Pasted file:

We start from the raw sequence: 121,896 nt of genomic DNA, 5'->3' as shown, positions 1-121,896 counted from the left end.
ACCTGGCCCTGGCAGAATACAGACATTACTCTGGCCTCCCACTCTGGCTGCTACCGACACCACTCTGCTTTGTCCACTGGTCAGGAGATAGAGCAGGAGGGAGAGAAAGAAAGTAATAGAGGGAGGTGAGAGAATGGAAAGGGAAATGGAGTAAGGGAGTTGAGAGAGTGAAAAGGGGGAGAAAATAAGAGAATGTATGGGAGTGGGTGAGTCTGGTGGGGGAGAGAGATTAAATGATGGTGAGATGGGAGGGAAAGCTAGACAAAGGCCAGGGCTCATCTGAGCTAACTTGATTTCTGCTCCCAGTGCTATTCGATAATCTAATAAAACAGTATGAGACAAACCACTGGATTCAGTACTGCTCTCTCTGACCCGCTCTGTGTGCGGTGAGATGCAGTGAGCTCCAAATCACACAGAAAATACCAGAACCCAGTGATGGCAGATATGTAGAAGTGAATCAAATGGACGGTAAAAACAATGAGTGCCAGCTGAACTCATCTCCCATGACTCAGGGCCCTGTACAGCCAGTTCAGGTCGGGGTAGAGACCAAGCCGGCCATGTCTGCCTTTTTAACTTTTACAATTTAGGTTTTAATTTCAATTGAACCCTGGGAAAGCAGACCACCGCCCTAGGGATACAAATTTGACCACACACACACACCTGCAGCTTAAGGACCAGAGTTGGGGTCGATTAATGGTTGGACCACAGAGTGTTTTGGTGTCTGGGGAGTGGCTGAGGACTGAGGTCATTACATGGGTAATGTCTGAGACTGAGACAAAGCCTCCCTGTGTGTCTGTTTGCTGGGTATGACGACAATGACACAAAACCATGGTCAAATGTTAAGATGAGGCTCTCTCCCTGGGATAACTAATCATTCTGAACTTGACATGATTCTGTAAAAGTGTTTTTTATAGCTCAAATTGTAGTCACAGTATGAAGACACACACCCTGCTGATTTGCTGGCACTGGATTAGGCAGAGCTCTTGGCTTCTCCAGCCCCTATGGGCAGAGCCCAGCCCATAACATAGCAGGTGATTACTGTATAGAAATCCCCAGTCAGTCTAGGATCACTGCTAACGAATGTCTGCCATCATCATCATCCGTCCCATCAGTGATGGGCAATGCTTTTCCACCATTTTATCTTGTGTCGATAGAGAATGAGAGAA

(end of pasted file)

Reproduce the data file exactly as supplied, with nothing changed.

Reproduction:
We start from the raw sequence: 121,896 nt of genomic DNA, 5'->3' as shown, positions 1-121,896 counted from the left end.
ACCTGGCCCTGGCAGAATACAGACATTACTCTGGCCTCCCACTCTGGCTGCTACCGACACCACTCTGCTTTGTCCACTGGTCAGGAGATAGAGCAGGAGGGAGAGAAAGAAAGTAATAGAGGGAGGTGAGAGAATGGAAAGGGAAATGGAGTAAGGGAGTTGAGAGAGTGAAAAGGGGGAGAAAATAAGAGAATGTATGGGAGTGGGTGAGTCTGGTGGGGGAGAGAGATTAAATGATGGTGAGATGGGAGGGAAAGCTAGACAAAGGCCAGGGCTCATCTGAGCTAACTTGATTTCTGCTCCCAGTGCTATTCGATAATCTAATAAAACAGTATGAGACAAACCACTGGATTCAGTACTGCTCTCTCTGACCCGCTCTGTGTGCGGTGAGATGCAGTGAGCTCCAAATCACACAGAAAATACCAGAACCCAGTGATGGCAGATATGTAGAAGTGAATCAAATGGACGGTAAAAACAATGAGTGCCAGCTGAACTCATCTCCCATGACTCAGGGCCCTGTACAGCCAGTTCAGGTCGGGGTAGAGACCAAGCCGGCCATGTCTGCCTTTTTAACTTTTACAATTTAGGTTTTAATTTCAATTGAACCCTGGGAAAGCAGACCACCGCCCTAGGGATACAAATTTGACCACACACACACACCTGCAGCTTAAGGACCAGAGTTGGGGTCGATTAATGGTTGGACCACAGAGTGTTTTGGTGTCTGGGGAGTGGCTGAGGACTGAGGTCATTACATGGGTAATGTCTGAGACTGAGACAAAGCCTCCCTGTGTGTCTGTTTGCTGGGTATGACGACAATGACACAAAACCATGGTCAAATGTTAAGATGAGGCTCTCTCCCTGGGATAACTAATCATTCTGAACTTGACATGATTCTGTAAAAGTGTTTTTTATAGCTCAAATTGTAGTCACAGTATGAAGACACACACCCTGCTGATTTGCTGGCACTGGATTAGGCAGAGCTCTTGGCTTCTCCAGCCCCTATGGGCAGAGCCCAGCCCATAACATAGCAGGTGATTACTGTATAGAAATCCCCAGTCAGTCTAGGATCACTGCTAACGAATGTCTGCCATCATCATCATCCGTCCCATCAGTGATGGGCAATGCTTTTCCACCATTTTATCTTGTGTCGATAGAGAATGAGAGAA